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Where are the big bills? Escaping the endogenizer’s dilemma

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  • Adam Martin

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Abstract

The continual expansion of rational choice theory to a greater range of social phenomena—from markets to politics and institutions—is a testament to its success. Each further application, however, simultaneously forecloses a potential source of inefficiency in economic systems. Abdicating efficiency considerations impairs economics’ explanatory power as much as its normative relevance. In this paper I explore the interconnected roles of subjectivism and knowledge problems in accounting for inefficiency. I conclude that the knowledge-generating properties of institutions allow for efficiency comparisons, but only in the embrace of a thoroughgoing subjectivism. Copyright Springer Science+Business Media New York 2014

Suggested Citation

  • Adam Martin, 2014. "Where are the big bills? Escaping the endogenizer’s dilemma," The Review of Austrian Economics, Springer;Society for the Development of Austrian Economics, vol. 27(1), pages 81-95, March.
  • Handle: RePEc:kap:revaec:v:27:y:2014:i:1:p:81-95
    DOI: 10.1007/s11138-013-0231-y
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    References listed on IDEAS

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    1. Dani Rodrik & Arvind Subramanian & Francesco Trebbi, 2004. "Institutions Rule: The Primacy of Institutions Over Geography and Integration in Economic Development," Journal of Economic Growth, Springer, vol. 9(2), pages 131-165, June.
    2. Demsetz, Harold, 1982. "Barriers to Entry," American Economic Review, American Economic Association, vol. 72(1), pages 47-57, March.
    3. Djankov, Simeon & Glaeser, Edward & La Porta, Rafael & Lopez-de-Silanes, Florencio & Shleifer, Andrei, 2003. "The new comparative economics," Journal of Comparative Economics, Elsevier, vol. 31(4), pages 595-619, December.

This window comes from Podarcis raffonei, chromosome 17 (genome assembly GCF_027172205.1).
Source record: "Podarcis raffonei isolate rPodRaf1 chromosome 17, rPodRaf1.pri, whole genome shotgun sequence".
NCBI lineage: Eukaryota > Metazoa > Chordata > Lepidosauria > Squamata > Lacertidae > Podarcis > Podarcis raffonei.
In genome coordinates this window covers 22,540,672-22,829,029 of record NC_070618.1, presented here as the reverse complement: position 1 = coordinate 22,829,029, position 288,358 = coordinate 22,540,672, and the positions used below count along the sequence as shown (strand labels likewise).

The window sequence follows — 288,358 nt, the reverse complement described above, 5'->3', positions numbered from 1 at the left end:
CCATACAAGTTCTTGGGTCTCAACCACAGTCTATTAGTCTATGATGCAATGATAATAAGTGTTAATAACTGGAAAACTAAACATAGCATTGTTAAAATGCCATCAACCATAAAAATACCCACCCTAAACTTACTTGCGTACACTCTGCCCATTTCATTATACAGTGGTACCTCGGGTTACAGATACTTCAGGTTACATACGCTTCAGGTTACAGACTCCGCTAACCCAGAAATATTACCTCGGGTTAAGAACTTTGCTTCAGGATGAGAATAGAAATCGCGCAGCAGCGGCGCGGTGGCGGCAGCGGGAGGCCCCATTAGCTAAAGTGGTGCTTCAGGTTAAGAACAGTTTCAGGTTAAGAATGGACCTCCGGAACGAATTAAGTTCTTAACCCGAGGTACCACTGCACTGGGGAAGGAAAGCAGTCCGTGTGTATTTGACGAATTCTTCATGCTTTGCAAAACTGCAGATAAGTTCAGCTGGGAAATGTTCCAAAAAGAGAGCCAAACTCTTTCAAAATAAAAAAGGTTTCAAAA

4. Reder, Melvin W, 1982. "Chicago Economics: Permanence and Change," Journal of Economic Literature, American Economic Association, vol. 20(1), pages 1-38, March.
    5. Adam Martin, 2009. "Critical realism and the Austrian paradox," Cambridge Journal of Economics, Oxford University Press, vol. 33(3), pages 517-530, May.
    6. Acemoglu, Daron, 2003. "Why not a political Coase theorem? Social conflict, commitment, and politics," Journal of Comparative Economics, Elsevier, vol. 31(4), pages 620-652, December.
    7. Demsetz, Harold, 1969. "Information and Efficiency: Another Viewpoint," Journal of Law and Economics, University of Chicago Press, vol. 12(1), pages 1-22, April.
    8. Read, Daniel, 2006. "Which side are you on? The ethics of self-command," Journal of Economic Psychology, Elsevier, vol. 27(5), pages 681-693, October.
    9. George J. Stigler, 1961. "The Economics of Information," Journal of Political Economy, University of Chicago Press, vol. 69, pages 213-213.
    10. Gary S. Becker, 1983. "A Theory of Competition Among Pressure Groups for Political Influence," The Quarterly Journal of Economics, Oxford University Press, vol. 98(3), pages 371-400.
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    More about this item

    Keywords

    Coase theorem; Economic efficiency; Knowledge problem; Rational choice; Subjectivism; A11; B21; B53; O12; P51;

    JEL classification:

    • A11 - General Economics and Teaching - - General Economics - - - Role of Economics; Role of Economists
    • B21 - Schools of Economic Thought and Methodology - - History of Economic Thought since 1925 - - - Microeconomics
    • B53 - Schools of Economic Thought and Methodology - - Current Heterodox Approaches - - - Austrian
    • O12 - Economic Development, Innovation, Technological Change, and Growth - - Economic Development - - - Microeconomic Analyses of Economic Development
    • P51 - Economic Systems - - Comparative Economic Systems - - - Comparative Analysis of Economic Systems

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